|Name||Nursery on the Green|
|Ofsted Inspection Rating||Requires improvement|
|Inspection Date||03 December 2019|
|Address||65-67 High Street, Colliers Wood, London, SW19 2JF|
|Type||Childcare on Non-Domestic Premises, Full day care|
|Catchment Area Information Available||No|
|Last Distance Offered Information Available||No|
What is it like to attend this early years setting?
The provision requires improvementOverall, children have settled well in the nursery and enjoy attending. They are gaining some basic skills that they need for their next stage of learning. For example, some older children can manage their own clothing and are learning to hold a pencil properly. However, the inconsistencies in staff’s teaching practice do not ensure that all children make the progress that they are capable of. Some staff do not have high expectations for children’s learning. In addition, they do not interact effectively with children to challenge their learning further. As a result, some children in the pre-school room get bored easily during activities and wander around. Moreover, some group-time activities are not organised well enough to sustain children’s engagement. For example, during group-time singing in the toddler room, staff allowed some children to run around, thereby disrupting those who were enjoying the activity. Nonetheless, children in the baby room appear calm and enjoy exploring glitter and paint to stimulate their curiosity. Children whose first language is not English benefit from small group-time sessions to help build on their confidence to speak English and interact with their friends. Generally, children behave well and play nicely with their friends.
What does the early years setting do well and what does it need to do better?
nSelf-evaluation is not robust enough to identify all areas for improvement. Although the provider and manager have addressed the welfare actions that were raised at their last inspection, they have not done enough to raise the quality of education to consistently good levels.nThe manager has recently organised safeguarding training for all staff to ensure they are familiar with child protection procedures. In addition, she has one-to-one discussions with staff to help her identify gaps in their practice and reduce their workload if possible. However, her monitoring systems are not rigorous enough to address weaknesses in all staff’s teaching practice. For example, some staff do not ask effective questions to help keep children engaged in activities.nSome staff do not provide challenging activities across all areas of learning that match the learning and developmental needs of children. They plan for children’s enjoyment rather than extending what children already know and can do. Moreover, they do not allow children to follow their interest and access the climbing equipment in the garden. This limits children’s ability to take age-appropriate risks during physical play and become resilient.nOverall, staff support children to learn what is acceptable and what is not. They explain behaviour rules to the children and encourage them to share and take turns. Furthermore, they teach children to value and respect one another and provide resources and activities that reflect the diversity of children’s backgrounds and experiences. This helps children to learn how to behave andacquire skills for life, such as being tolerant and respecting other people’s cultures and beliefs.nStaff work closely with parents to help provide continuity in children’s care and learning. For example, they speak to parents regularly about children’s care routines and their learning. In addition, they share relevant information, such as any incidents and accidents, to help promote children’s welfare.nStaff working with the babies encourage their communication and language development well. For example, they get to the children’s level and use a lot of single words and repetition to help support the babies’ emerging language.nGenerally, staff provide healthy foods and encourage children to drink plenty of water. In addition, they provide opportunities for daily outdoor play to help support children’s physical well-being.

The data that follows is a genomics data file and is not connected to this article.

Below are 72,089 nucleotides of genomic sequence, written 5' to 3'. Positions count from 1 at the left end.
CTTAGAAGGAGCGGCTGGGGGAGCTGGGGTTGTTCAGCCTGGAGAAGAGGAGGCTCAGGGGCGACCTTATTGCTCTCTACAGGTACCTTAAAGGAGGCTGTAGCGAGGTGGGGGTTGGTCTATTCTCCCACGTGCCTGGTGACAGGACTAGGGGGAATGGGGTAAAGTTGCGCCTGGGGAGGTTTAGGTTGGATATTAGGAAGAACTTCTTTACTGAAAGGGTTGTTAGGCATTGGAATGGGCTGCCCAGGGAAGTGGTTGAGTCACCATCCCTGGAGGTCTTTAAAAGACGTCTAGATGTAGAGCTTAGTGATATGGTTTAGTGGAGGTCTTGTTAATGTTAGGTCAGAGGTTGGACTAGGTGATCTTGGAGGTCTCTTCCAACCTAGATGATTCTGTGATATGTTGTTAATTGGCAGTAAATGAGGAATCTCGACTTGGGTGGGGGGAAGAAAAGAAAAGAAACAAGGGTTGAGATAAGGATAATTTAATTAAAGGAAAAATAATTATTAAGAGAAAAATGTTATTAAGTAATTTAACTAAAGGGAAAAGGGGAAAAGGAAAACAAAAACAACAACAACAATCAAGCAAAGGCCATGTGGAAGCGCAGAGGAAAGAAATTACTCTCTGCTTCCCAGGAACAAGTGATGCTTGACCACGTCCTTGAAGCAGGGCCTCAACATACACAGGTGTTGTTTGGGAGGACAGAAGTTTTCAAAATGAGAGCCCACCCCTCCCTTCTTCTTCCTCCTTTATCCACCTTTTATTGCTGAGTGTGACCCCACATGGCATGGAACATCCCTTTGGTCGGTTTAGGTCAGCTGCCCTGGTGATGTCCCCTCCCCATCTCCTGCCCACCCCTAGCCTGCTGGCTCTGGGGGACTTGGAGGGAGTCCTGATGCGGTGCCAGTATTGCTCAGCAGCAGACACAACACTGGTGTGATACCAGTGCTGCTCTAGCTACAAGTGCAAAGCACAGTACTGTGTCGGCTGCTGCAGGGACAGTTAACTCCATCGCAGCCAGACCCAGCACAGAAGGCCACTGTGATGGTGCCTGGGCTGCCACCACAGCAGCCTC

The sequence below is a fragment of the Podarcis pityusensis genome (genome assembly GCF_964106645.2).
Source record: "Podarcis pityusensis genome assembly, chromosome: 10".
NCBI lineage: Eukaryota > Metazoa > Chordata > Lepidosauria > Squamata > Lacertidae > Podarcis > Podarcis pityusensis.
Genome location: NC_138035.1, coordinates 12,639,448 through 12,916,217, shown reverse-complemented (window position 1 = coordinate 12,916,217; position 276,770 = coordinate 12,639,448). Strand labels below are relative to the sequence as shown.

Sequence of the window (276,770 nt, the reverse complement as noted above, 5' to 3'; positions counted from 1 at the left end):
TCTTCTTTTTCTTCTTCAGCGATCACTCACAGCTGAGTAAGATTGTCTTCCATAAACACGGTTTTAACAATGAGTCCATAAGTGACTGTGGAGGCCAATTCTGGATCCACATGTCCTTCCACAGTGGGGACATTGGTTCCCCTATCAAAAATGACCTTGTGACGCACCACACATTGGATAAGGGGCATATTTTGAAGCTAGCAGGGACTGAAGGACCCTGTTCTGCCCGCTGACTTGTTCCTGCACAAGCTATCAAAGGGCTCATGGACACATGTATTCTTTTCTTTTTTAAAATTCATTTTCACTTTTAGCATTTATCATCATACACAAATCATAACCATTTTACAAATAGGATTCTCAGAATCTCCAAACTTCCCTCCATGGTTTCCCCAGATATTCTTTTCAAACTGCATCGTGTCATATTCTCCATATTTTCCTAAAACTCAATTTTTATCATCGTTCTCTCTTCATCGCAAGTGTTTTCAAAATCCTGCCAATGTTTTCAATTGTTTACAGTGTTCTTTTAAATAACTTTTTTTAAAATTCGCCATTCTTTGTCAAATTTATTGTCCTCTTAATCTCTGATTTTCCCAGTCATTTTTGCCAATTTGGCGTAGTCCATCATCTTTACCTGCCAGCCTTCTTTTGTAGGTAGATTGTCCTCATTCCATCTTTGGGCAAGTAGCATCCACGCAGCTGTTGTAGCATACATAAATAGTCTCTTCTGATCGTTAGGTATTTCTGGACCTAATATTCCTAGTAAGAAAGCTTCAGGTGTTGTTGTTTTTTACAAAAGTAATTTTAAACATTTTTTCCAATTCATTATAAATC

The arrangements for safeguarding are effective.Staff have developed their knowledge and understanding of the nursery’s safeguarding and child protection policies. They now know and understand the procedure they need to follow if they were concerned about a child’s welfare. In addition, they are aware of their duty to prevent and protect children from situations which may put them at significant risk of harm. Staff carry out rigorous safety checks of the premises to ensure that all areas are safe and secure for children’s use. The provider follows effective recruitment and induction processes to ensure that staff working with children are suitable.
What does the setting need to do to improve?
To meet the requirements of the early years foundation stage, the provider must:Due dateimprove the monitoring of staff’s performance to target support for staff precisely to raise the quality of teaching to consistently good levels03/12/2020provide a well-designed curriculum that takes into account children’s individual interests and stages of development to help them make the progress that they are capable of.03/12/2020To further improve the quality of the early years provision, the provider should:nmake effective use of self-evaluation to precisely target areas for improvement and enhance outcomes for childrennreview and improve the organisation of group-time activities to help minimise disruption to children’s play and learning.